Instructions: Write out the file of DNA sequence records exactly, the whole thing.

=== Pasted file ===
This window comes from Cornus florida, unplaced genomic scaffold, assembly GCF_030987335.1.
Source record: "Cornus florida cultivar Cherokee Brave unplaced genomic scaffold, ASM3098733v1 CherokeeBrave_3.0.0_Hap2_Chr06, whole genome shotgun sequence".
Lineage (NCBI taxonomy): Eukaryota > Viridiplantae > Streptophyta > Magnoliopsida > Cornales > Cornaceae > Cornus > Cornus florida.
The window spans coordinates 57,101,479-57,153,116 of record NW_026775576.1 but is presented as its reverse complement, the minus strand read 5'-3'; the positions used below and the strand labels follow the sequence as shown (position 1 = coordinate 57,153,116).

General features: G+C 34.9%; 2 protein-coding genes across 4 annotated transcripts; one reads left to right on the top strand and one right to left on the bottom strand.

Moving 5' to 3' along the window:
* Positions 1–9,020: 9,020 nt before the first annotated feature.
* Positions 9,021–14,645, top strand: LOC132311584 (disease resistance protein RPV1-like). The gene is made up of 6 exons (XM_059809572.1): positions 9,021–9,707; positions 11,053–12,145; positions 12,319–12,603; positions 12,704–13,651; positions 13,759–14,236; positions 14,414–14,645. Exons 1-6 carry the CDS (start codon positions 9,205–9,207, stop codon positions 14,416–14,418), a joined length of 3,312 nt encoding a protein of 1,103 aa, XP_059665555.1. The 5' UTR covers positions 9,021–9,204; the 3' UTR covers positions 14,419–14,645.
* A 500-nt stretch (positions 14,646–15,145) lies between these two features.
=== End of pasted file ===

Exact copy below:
This window comes from Cornus florida, unplaced genomic scaffold, assembly GCF_030987335.1.
Source record: "Cornus florida cultivar Cherokee Brave unplaced genomic scaffold, ASM3098733v1 CherokeeBrave_3.0.0_Hap2_Chr06, whole genome shotgun sequence".
Lineage (NCBI taxonomy): Eukaryota > Viridiplantae > Streptophyta > Magnoliopsida > Cornales > Cornaceae > Cornus > Cornus florida.
The window spans coordinates 57,101,479-57,153,116 of record NW_026775576.1 but is presented as its reverse complement, the minus strand read 5'-3'; the positions used below and the strand labels follow the sequence as shown (position 1 = coordinate 57,153,116).

General features: G+C 34.9%; 2 protein-coding genes across 4 annotated transcripts; one reads left to right on the top strand and one right to left on the bottom strand.

Moving 5' to 3' along the window:
* Positions 1–9,020: 9,020 nt before the first annotated feature.
* Positions 9,021–14,645, top strand: LOC132311584 (disease resistance protein RPV1-like). The gene is made up of 6 exons (XM_059809572.1): positions 9,021–9,707; positions 11,053–12,145; positions 12,319–12,603; positions 12,704–13,651; positions 13,759–14,236; positions 14,414–14,645. Exons 1-6 carry the CDS (start codon positions 9,205–9,207, stop codon positions 14,416–14,418), a joined length of 3,312 nt encoding a protein of 1,103 aa, XP_059665555.1. The 5' UTR covers positions 9,021–9,204; the 3' UTR covers positions 14,419–14,645.
* A 500-nt stretch (positions 14,646–15,145) lies between these two features.